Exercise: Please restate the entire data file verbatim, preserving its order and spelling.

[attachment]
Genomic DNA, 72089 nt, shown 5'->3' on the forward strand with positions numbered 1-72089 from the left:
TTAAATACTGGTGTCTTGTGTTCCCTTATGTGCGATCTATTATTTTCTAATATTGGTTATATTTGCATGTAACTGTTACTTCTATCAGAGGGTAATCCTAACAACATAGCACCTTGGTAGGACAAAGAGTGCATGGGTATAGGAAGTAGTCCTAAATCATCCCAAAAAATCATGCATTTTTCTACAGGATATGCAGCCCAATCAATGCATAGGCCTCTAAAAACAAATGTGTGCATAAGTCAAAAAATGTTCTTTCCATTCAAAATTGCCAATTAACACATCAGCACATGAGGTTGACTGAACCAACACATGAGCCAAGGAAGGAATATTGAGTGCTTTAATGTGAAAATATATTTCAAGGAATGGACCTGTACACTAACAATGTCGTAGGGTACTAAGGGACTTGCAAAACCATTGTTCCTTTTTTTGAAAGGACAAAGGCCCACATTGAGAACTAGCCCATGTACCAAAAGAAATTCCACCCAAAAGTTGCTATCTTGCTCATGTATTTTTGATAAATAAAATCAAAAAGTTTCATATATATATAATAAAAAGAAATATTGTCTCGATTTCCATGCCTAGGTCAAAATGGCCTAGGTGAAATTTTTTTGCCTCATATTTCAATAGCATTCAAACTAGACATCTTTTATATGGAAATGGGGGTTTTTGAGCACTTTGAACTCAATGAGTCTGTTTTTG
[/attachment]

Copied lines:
Genomic DNA, 72089 nt, shown 5'->3' on the forward strand with positions numbered 1-72089 from the left:
TTAAATACTGGTGTCTTGTGTTCCCTTATGTGCGATCTATTATTTTCTAATATTGGTTATATTTGCATGTAACTGTTACTTCTATCAGAGGGTAATCCTAACAACATAGCACCTTGGTAGGACAAAGAGTGCATGGGTATAGGAAGTAGTCCTAAATCATCCCAAAAAATCATGCATTTTTCTACAGGATATGCAGCCCAATCAATGCATAGGCCTCTAAAAACAAATGTGTGCATAAGTCAAAAAATGTTCTTTCCATTCAAAATTGCCAATTAACACATCAGCACATGAGGTTGACTGAACCAACACATGAGCCAAGGAAGGAATATTGAGTGCTTTAATGTGAAAATATATTTCAAGGAATGGACCTGTACACTAACAATGTCGTAGGGTACTAAGGGACTTGCAAAACCATTGTTCCTTTTTTTGAAAGGACAAAGGCCCACATTGAGAACTAGCCCATGTACCAAAAGAAATTCCACCCAAAAGTTGCTATCTTGCTCATGTATTTTTGATAAATAAAATCAAAAAGTTTCATATATATATAATAAAAAGAAATATTGTCTCGATTTCCATGCCTAGGTCAAAATGGCCTAGGTGAAATTTTTTTGCCTCATATTTCAATAGCATTCAAACTAGACATCTTTTATATGGAAATGGGGGTTTTTGAGCACTTTGAACTCAATGAGTCTGTTTTTG